72 years. That’s how long the Southern Highland Craft Guild has been holding this fair. This year they held it in the US Cellular Center in Asheville from October 17-21 and brought 180 artists together on two floors and under one roof.
We haven’t been in Asheville long but one of the things that made us want to stay for a while is the arts and crafts community here. You can’t go a mile without tripping over a dozen artists of one kind or another. Glass, metal, paint, wood, fiber, precious metals and the list goes on.
We knew going in that the fair might be an extended gallery viewing with no purchasing but we also had a big anniversary coming up and it was possible we might find something to satisfy our desire to mark the big event somehow. Traveling as much as we have been, we’re loath to just go around acquiring “things” but if we find something small or useful or both, we’re more likely to pick it up. If we can find something that really speaks to us, so much the better.
Because the fair started on Thursday we knew we would be able to beat most of the rush by going before the weekend crowds descended on the center. We like events like this but aren’t remotely fond of crowds of people moving about randomly in large halls.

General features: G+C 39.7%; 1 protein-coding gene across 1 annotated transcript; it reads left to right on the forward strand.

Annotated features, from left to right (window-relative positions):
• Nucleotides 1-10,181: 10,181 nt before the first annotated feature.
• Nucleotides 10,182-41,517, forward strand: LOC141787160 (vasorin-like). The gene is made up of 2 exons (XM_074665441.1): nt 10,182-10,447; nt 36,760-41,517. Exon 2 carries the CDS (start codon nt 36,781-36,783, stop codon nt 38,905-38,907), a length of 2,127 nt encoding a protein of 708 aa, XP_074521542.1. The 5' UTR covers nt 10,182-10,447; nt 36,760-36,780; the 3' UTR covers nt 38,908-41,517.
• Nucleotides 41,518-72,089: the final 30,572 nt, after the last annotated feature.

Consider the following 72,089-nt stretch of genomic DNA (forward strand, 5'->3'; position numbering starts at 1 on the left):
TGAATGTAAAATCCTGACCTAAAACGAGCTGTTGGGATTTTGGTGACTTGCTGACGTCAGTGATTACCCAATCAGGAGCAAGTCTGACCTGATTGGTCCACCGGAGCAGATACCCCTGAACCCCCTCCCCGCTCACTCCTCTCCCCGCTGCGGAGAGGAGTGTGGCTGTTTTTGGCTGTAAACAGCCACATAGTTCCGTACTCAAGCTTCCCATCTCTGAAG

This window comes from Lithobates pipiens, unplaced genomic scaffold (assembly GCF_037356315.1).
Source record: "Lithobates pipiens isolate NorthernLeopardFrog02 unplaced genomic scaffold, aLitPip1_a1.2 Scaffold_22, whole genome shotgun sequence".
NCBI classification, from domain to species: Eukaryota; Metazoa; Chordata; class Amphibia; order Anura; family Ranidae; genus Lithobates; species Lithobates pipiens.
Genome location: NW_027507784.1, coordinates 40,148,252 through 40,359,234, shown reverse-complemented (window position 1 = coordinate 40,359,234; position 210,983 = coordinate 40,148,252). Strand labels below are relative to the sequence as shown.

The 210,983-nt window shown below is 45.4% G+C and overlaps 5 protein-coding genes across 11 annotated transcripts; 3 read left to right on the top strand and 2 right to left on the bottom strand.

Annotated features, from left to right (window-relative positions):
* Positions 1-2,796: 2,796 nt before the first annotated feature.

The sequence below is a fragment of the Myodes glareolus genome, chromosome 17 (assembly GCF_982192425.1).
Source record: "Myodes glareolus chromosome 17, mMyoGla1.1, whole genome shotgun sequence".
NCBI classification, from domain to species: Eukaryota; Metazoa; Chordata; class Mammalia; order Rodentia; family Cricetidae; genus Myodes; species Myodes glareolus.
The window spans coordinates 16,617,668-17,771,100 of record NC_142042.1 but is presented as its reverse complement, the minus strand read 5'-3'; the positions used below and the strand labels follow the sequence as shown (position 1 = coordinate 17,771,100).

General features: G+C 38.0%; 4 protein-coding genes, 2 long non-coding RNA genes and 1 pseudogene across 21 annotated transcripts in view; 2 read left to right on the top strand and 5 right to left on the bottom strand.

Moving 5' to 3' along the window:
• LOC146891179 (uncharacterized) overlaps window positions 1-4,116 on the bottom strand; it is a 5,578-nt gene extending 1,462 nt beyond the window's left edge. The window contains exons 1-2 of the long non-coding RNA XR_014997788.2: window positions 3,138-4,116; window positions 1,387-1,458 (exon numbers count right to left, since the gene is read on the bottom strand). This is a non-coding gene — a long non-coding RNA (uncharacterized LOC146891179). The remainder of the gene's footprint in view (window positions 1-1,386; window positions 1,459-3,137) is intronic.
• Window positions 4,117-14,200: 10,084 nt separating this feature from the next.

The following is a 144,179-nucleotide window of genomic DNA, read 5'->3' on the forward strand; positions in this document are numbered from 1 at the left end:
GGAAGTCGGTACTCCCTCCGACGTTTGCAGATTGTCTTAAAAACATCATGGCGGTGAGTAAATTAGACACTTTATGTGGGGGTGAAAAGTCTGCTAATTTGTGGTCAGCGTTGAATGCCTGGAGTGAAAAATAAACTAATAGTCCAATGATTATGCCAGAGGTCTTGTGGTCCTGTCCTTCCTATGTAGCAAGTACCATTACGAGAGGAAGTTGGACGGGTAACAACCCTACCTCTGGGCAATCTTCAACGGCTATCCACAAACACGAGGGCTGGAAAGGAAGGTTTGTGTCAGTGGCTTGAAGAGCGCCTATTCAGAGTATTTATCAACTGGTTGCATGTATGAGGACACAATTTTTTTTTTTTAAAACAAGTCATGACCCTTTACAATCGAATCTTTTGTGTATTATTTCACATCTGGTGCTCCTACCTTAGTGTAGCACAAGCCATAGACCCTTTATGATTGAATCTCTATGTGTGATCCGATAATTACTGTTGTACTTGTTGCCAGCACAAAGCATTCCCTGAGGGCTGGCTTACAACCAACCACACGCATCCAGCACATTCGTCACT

Tickets were a reasonable price at $8 per person per day or $12 for a weekend pass. Since we had two potentially quiet days to see the fair and literally no idea how big it would be or if we’d enjoy it, we decided to give the weekend pass a shot. We ended up going both Thursday and Friday and things were pretty quiet. Just the level of light crowds we can work with. In most of the photos below, it’s going to look like we snuck in when people were still setting up their booths and before most people could enter, but the fair wasn’t quite as empty as it looks, I just timed my shots so there were as few people in them as I could manage.
On the first day we made it through the upper level and part of the second before deciding that we needed to take a break and come back the next day.
It was a bit of an overload of jewelry, textiles, glass art and more. We literally couldn’t go 10′ without seeing something beautiful and desirable. Unfortunately we don’t live in an art gallery and don’t have tons of room for pretties so resisting the desire to purchase everything wasn’t too hard.
On the second day Susan wore one of the scarves she wove and got loads of attention from the fibers artists in residence. If you want to more easily strike up casual conversations with crafters, wear something that looks like it was bought at the fair. Things go even better if you made the item.
This was the first day they had live entertainment and while we didn’t hear all the groups they had on, we did catch some very strange but entertaining music by Hot Duck Soup.
Check out the video below for a few more views of the craft fair.